CSA Scouts 

Explorers – Chief Scout’s Platinum and Diamond Awards, and Queen’s Scout Award

The Diamond and Platinum Awards represent the highest levels of the Chief Scout’s Award, and both can be achieved when young people are Explorer Scouts.  

Explorers can truly own and shape their top awards, choosing items from the International Community and Values (ICV) lists to complete, and planning what to do for their challenges.  They can shape it to be valuable and enjoyable for them, achieving something they can be really proud of. Along the way, they will develop skills that could be very useful in later life, like planning and time management.

Explorers could use these record cards to track their own progress through their badges and awards.

If an Explorer is completing the Duke of Edinburgh’s Award, this can count towards their top awards. The Adventure Begins leaflet shows the links between the Duke of Edinburgh’s Award and the top awards in Scouting. 

From the age of 16, Explorer Scouts can take on the fantastic challenge of the Explorer Belt and can also start their Queen’s Scout Award, the highest award for youth members. The Awards are progressive, so if they’ve achieved their Chief Scout’s Platinum or Diamond Awards, they will have a great headstart. Take a look at the badge support blog for the Queen’s Scout Award and all the support materials. As with all badges and awards, there is flexibility in the requirements, although with these top awards, any necessary adaptations should be discussed with the Commissioner who signs off the award.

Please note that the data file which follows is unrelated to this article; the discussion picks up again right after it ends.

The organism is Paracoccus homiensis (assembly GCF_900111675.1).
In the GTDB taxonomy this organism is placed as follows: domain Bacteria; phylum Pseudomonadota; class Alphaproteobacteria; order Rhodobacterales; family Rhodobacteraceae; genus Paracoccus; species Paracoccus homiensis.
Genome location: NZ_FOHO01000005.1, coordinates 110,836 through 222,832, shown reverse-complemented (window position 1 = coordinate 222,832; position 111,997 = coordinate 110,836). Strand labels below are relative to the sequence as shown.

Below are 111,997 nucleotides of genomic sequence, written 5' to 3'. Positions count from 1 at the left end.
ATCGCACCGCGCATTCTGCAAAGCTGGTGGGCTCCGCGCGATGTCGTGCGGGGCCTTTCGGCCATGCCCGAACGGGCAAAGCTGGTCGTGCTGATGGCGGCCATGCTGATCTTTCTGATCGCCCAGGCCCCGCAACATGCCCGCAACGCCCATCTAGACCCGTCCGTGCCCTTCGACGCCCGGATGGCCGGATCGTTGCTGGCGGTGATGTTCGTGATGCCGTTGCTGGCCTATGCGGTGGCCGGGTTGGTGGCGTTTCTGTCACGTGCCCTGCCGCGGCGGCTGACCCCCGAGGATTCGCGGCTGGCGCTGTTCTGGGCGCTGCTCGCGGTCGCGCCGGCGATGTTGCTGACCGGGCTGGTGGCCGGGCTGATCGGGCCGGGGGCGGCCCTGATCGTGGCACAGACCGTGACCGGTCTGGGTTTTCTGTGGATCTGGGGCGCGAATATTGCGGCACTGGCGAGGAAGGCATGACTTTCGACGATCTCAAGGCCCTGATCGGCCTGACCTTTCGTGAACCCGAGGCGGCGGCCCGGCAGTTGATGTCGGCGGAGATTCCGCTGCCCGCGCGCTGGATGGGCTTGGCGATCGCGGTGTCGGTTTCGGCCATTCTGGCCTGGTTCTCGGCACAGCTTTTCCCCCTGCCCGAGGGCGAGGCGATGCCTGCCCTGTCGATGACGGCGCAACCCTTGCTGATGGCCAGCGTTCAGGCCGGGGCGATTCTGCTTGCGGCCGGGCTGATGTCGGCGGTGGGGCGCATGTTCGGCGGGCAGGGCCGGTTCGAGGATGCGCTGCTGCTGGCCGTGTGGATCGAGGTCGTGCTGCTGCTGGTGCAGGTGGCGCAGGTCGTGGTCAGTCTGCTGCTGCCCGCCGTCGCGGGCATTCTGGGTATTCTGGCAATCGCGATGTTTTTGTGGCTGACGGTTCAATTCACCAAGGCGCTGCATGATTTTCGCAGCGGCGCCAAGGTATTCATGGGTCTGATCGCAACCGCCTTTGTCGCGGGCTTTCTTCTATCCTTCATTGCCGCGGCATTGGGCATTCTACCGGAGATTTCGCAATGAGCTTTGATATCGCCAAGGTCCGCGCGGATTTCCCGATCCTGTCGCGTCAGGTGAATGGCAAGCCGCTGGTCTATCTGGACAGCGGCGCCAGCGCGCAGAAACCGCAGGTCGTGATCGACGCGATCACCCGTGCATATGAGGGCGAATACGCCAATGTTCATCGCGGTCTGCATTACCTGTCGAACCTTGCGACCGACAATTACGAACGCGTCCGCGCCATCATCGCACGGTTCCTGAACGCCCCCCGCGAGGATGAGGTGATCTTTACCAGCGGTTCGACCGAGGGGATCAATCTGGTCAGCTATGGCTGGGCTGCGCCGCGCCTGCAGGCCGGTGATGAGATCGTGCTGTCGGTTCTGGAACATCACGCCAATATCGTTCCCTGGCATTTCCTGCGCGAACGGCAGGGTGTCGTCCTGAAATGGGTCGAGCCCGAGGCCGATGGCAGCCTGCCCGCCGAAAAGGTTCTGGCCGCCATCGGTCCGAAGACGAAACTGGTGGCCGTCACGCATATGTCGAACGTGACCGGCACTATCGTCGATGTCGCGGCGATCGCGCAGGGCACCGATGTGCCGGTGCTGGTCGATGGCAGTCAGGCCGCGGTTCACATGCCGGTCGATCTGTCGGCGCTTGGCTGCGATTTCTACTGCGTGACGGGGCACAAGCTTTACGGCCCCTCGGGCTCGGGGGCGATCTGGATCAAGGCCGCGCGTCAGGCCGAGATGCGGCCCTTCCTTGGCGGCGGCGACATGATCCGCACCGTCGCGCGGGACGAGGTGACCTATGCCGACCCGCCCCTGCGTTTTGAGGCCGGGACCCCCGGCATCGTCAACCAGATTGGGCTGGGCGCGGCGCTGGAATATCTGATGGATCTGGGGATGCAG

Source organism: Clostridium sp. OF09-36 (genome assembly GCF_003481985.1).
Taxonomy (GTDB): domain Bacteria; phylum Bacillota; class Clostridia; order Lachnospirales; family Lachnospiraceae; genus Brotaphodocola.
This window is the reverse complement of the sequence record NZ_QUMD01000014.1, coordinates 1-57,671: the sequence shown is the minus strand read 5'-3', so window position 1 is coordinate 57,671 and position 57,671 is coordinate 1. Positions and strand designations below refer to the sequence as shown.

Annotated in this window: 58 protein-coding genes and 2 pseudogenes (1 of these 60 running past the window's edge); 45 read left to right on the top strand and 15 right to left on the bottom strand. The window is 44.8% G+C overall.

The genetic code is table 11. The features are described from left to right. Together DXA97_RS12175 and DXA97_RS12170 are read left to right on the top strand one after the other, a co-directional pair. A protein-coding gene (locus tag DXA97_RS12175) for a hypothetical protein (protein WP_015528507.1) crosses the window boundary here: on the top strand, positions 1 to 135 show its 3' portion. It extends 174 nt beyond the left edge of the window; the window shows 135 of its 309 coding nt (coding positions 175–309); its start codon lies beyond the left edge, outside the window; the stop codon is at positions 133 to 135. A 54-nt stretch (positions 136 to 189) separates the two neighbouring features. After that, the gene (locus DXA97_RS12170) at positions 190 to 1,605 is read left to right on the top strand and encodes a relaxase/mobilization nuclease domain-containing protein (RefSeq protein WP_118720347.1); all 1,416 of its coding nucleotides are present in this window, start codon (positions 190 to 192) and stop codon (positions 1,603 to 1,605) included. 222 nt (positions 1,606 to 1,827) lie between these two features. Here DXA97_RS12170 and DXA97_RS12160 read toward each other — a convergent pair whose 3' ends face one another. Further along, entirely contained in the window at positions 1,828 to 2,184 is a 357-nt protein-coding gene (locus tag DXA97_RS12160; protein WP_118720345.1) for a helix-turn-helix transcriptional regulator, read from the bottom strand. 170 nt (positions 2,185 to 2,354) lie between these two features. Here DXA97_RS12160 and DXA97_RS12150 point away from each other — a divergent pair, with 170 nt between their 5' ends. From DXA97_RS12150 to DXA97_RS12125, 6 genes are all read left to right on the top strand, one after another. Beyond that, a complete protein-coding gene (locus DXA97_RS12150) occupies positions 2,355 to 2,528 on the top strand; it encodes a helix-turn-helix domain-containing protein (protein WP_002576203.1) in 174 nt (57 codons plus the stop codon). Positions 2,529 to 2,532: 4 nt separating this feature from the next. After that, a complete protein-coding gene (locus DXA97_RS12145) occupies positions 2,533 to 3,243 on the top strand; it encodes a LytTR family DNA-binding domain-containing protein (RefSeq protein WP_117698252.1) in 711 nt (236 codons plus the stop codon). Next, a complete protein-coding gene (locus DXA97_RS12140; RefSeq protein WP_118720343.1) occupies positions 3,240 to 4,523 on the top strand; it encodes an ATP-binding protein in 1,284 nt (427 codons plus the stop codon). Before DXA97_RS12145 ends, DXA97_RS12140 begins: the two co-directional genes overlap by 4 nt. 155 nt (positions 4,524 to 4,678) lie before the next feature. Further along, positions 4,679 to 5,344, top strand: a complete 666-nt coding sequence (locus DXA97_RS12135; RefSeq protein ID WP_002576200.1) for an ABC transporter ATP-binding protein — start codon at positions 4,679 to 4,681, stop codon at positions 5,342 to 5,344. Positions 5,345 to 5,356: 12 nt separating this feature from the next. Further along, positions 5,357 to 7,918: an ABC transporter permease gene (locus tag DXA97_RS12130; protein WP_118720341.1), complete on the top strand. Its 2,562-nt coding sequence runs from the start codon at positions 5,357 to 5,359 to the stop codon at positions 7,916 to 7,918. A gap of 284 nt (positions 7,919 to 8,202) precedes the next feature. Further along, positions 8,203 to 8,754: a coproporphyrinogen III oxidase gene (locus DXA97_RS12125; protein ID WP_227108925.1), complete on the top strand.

Scout Network – Queen’s Scout Award and Scouts of the World Award

The Queen’s Scout Award must be completed before a Network Member reaches their 25th birthday. Take a look at our badge support blog for the Queen’s Scout Award and all the support materials. Upon completing the Queen’s Scout Award, which is the highest award for youth members in the UK, award holders will be invited to Windsor Castle to celebrate their achievement.

The Queen’s Scout Award is designed to be challenging but entirely flexible to suit the needs of the young person engaged in it. To complete it, participants must undertake six items from the International, Community and Values (ICV) list. 

The Scouts of the World Award is a unique opportunity, specifically for Scout Network members. It requires participants to undertake a project of their choice within the themes of Peace, Environment and Development, either within the UK or abroad. This is an opportunity for Scout Network members to have an impact on their local, national or international community. It complements both the Queen’s Scout Award and the Duke of Edinburgh’s Gold Award. For information about upcoming Discovery Events, which Scout Network members need to attend to start their Award, check out the UK Scout Network website

Completing either of these top Network awards can help develop lifelong key employability skills, that can help young people in their future college or university application, careers and leadership in Scouting. Find out more here.

 

Find badge support blogs for the Chief Scout’s Awards and the Queen’s Scout Award on our badge support blogs page.